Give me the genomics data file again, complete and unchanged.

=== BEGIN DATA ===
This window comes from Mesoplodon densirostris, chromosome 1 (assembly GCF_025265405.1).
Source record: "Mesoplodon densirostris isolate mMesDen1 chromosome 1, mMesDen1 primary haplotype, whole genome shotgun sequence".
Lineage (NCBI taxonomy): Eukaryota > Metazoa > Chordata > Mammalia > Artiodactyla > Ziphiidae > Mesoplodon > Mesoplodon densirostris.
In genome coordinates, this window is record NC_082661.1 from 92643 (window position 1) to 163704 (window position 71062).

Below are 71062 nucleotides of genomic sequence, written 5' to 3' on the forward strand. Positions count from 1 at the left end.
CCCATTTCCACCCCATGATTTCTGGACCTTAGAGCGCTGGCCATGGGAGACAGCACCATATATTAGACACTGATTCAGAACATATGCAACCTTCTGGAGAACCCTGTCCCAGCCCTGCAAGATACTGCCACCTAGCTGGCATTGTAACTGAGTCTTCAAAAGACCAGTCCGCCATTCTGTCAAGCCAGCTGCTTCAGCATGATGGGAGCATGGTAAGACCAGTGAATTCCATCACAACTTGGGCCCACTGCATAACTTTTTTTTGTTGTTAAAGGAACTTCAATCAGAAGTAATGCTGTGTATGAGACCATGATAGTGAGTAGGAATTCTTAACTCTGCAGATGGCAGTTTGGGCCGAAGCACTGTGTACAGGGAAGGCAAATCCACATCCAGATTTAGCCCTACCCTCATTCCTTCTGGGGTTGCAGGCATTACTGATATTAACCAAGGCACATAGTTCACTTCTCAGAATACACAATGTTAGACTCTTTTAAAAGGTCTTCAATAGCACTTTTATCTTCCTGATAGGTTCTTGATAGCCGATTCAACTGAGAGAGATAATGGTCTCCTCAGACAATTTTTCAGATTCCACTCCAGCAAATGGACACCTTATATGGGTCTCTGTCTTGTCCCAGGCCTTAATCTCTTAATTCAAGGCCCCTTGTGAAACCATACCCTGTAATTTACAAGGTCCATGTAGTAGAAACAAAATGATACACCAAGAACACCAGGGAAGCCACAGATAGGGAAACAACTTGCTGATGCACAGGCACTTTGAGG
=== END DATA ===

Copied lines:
This window comes from Mesoplodon densirostris, chromosome 1 (assembly GCF_025265405.1).
Source record: "Mesoplodon densirostris isolate mMesDen1 chromosome 1, mMesDen1 primary haplotype, whole genome shotgun sequence".
Lineage (NCBI taxonomy): Eukaryota > Metazoa > Chordata > Mammalia > Artiodactyla > Ziphiidae > Mesoplodon > Mesoplodon densirostris.
In genome coordinates, this window is record NC_082661.1 from 92643 (window position 1) to 163704 (window position 71062).

Below are 71062 nucleotides of genomic sequence, written 5' to 3' on the forward strand. Positions count from 1 at the left end.
CCCATTTCCACCCCATGATTTCTGGACCTTAGAGCGCTGGCCATGGGAGACAGCACCATATATTAGACACTGATTCAGAACATATGCAACCTTCTGGAGAACCCTGTCCCAGCCCTGCAAGATACTGCCACCTAGCTGGCATTGTAACTGAGTCTTCAAAAGACCAGTCCGCCATTCTGTCAAGCCAGCTGCTTCAGCATGATGGGAGCATGGTAAGACCAGTGAATTCCATCACAACTTGGGCCCACTGCATAACTTTTTTTTGTTGTTAAAGGAACTTCAATCAGAAGTAATGCTGTGTATGAGACCATGATAGTGAGTAGGAATTCTTAACTCTGCAGATGGCAGTTTGGGCCGAAGCACTGTGTACAGGGAAGGCAAATCCACATCCAGATTTAGCCCTACCCTCATTCCTTCTGGGGTTGCAGGCATTACTGATATTAACCAAGGCACATAGTTCACTTCTCAGAATACACAATGTTAGACTCTTTTAAAAGGTCTTCAATAGCACTTTTATCTTCCTGATAGGTTCTTGATAGCCGATTCAACTGAGAGAGATAATGGTCTCCTCAGACAATTTTTCAGATTCCACTCCAGCAAATGGACACCTTATATGGGTCTCTGTCTTGTCCCAGGCCTTAATCTCTTAATTCAAGGCCCCTTGTGAAACCATACCCTGTAATTTACAAGGTCCATGTAGTAGAAACAAAATGATACACCAAGAACACCAGGGAAGCCACAGATAGGGAAACAACTTGCTGATGCACAGGCACTTTGAGG